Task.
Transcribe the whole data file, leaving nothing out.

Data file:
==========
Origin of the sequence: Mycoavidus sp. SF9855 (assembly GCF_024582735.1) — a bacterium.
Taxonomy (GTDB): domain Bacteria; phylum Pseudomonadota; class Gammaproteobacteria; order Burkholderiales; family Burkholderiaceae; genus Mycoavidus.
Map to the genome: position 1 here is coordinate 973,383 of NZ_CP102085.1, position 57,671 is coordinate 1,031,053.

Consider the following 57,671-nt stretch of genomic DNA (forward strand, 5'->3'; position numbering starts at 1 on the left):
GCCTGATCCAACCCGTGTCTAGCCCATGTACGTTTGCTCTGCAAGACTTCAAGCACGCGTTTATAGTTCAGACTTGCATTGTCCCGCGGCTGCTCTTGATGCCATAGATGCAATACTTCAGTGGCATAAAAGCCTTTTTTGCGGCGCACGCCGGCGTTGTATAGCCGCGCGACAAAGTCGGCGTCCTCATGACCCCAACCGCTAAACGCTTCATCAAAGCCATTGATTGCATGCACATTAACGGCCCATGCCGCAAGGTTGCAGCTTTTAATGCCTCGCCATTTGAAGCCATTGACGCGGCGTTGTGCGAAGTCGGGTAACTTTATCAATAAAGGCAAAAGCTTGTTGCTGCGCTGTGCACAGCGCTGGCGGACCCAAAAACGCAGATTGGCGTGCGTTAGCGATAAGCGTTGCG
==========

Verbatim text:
Origin of the sequence: Mycoavidus sp. SF9855 (assembly GCF_024582735.1) — a bacterium.
Taxonomy (GTDB): domain Bacteria; phylum Pseudomonadota; class Gammaproteobacteria; order Burkholderiales; family Burkholderiaceae; genus Mycoavidus.
Map to the genome: position 1 here is coordinate 973,383 of NZ_CP102085.1, position 57,671 is coordinate 1,031,053.

Consider the following 57,671-nt stretch of genomic DNA (forward strand, 5'->3'; position numbering starts at 1 on the left):
GCCTGATCCAACCCGTGTCTAGCCCATGTACGTTTGCTCTGCAAGACTTCAAGCACGCGTTTATAGTTCAGACTTGCATTGTCCCGCGGCTGCTCTTGATGCCATAGATGCAATACTTCAGTGGCATAAAAGCCTTTTTTGCGGCGCACGCCGGCGTTGTATAGCCGCGCGACAAAGTCGGCGTCCTCATGACCCCAACCGCTAAACGCTTCATCAAAGCCATTGATTGCATGCACATTAACGGCCCATGCCGCAAGGTTGCAGCTTTTAATGCCTCGCCATTTGAAGCCATTGACGCGGCGTTGTGCGAAGTCGGGTAACTTTATCAATAAAGGCAAAAGCTTGTTGCTGCGCTGTGCACAGCGCTGGCGGACCCAAAAACGCAGATTGGCGTGCGTTAGCGATAAGCGTTGCG